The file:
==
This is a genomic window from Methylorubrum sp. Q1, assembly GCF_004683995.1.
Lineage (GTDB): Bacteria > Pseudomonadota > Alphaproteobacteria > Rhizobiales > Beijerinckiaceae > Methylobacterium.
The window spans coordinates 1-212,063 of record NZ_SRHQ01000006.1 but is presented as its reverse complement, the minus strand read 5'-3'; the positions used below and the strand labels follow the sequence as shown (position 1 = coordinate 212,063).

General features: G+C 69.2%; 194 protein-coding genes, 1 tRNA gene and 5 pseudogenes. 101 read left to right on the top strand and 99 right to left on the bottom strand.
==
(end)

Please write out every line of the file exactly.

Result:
This is a genomic window from Methylorubrum sp. Q1, assembly GCF_004683995.1.
Lineage (GTDB): Bacteria > Pseudomonadota > Alphaproteobacteria > Rhizobiales > Beijerinckiaceae > Methylobacterium.
The window spans coordinates 1-212,063 of record NZ_SRHQ01000006.1 but is presented as its reverse complement, the minus strand read 5'-3'; the positions used below and the strand labels follow the sequence as shown (position 1 = coordinate 212,063).

General features: G+C 69.2%; 194 protein-coding genes, 1 tRNA gene and 5 pseudogenes. 101 read left to right on the top strand and 99 right to left on the bottom strand.